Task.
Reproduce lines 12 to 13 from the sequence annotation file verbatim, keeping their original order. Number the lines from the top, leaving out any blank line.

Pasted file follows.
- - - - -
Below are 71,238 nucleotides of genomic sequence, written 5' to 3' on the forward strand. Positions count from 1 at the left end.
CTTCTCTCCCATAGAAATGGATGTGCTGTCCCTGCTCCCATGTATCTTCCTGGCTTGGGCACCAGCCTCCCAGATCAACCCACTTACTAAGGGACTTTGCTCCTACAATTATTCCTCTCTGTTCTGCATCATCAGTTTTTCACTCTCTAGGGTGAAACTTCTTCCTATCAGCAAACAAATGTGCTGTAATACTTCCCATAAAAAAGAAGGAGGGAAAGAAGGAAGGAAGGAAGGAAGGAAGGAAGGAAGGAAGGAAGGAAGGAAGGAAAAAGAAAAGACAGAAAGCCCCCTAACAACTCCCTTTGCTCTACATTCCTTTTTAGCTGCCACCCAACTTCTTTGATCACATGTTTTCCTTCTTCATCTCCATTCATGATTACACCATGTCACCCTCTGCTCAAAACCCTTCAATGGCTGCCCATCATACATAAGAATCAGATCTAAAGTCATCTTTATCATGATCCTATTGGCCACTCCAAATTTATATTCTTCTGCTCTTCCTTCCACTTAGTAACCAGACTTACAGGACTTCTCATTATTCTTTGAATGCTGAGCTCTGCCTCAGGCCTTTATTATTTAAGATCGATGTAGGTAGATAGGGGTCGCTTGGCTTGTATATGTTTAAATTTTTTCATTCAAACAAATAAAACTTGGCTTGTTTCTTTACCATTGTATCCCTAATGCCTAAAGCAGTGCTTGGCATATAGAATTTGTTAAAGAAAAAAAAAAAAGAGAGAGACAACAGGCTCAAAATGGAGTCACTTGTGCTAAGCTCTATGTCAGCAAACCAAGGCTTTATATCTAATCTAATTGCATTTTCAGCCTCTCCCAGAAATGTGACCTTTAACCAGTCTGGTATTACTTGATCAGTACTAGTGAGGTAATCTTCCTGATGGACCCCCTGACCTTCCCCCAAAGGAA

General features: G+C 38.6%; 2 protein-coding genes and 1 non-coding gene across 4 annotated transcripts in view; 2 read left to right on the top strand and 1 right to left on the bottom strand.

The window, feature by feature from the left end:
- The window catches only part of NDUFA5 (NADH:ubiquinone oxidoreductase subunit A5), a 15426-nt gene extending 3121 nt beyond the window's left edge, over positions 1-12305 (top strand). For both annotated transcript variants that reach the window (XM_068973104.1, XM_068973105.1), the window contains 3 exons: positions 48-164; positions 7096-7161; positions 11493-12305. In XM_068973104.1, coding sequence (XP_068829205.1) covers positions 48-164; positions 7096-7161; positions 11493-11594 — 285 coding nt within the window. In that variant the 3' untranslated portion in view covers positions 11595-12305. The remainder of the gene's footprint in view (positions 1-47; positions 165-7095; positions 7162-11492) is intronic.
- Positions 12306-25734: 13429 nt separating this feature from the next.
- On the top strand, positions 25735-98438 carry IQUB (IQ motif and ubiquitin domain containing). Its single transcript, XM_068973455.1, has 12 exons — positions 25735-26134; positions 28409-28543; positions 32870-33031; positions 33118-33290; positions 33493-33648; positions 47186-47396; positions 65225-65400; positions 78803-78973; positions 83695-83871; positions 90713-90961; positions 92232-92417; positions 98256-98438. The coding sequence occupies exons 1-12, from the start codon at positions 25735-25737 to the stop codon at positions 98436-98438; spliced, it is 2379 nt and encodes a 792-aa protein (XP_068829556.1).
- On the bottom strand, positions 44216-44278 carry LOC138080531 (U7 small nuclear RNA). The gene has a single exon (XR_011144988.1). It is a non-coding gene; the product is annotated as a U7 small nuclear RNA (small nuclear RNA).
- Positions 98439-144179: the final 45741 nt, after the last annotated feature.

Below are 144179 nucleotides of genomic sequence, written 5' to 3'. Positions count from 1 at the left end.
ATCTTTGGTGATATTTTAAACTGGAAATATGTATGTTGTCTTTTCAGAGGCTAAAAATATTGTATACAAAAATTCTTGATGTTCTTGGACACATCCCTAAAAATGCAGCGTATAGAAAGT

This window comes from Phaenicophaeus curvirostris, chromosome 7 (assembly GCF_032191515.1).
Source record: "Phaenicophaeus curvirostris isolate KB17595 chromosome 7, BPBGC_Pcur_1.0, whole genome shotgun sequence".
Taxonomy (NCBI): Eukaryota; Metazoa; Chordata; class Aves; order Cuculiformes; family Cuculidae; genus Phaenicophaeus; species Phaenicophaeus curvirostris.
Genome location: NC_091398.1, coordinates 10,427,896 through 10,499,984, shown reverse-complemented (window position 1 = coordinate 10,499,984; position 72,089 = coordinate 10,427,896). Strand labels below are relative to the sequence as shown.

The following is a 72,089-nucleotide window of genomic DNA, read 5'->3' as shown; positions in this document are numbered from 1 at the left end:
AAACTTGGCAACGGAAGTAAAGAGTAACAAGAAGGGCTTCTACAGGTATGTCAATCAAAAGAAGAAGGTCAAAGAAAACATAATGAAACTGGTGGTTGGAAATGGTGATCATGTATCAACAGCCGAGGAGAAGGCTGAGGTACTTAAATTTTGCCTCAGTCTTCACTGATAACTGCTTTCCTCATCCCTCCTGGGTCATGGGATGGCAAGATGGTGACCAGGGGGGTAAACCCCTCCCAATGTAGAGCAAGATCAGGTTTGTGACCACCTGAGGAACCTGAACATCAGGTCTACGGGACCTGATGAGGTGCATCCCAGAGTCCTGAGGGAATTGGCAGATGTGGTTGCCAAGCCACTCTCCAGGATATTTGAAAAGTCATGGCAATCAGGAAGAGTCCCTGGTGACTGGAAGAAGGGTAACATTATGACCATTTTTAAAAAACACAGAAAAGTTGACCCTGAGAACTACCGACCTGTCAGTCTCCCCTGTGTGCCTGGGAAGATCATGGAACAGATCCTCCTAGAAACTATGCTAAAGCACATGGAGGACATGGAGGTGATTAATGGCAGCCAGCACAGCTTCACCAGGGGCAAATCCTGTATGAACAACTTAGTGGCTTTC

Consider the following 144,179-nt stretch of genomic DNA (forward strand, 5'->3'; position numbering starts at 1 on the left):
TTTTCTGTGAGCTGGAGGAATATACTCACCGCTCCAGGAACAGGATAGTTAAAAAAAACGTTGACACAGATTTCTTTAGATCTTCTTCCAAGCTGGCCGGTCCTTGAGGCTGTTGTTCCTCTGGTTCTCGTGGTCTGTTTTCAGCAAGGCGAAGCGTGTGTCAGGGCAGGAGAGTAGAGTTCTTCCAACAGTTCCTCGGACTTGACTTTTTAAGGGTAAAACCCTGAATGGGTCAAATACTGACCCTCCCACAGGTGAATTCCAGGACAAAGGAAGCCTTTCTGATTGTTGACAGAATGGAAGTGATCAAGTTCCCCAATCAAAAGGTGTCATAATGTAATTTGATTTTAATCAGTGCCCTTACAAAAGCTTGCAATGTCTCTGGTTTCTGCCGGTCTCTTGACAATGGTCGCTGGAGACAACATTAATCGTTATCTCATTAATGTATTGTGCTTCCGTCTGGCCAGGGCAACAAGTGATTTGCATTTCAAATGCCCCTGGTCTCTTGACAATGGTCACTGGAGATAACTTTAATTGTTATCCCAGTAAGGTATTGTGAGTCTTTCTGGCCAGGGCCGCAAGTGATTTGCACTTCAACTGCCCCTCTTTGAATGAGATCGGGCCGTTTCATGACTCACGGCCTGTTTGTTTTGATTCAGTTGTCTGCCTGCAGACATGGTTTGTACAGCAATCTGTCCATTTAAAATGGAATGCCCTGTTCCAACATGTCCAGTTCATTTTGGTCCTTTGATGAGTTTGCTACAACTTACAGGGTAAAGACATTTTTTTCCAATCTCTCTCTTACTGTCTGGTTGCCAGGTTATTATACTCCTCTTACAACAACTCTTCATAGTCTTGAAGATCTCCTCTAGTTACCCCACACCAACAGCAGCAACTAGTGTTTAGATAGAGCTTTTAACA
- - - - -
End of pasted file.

This window comes from Phaenicophaeus curvirostris, chromosome 7 (assembly GCF_032191515.1).
Source record: "Phaenicophaeus curvirostris isolate KB17595 chromosome 7, BPBGC_Pcur_1.0, whole genome shotgun sequence".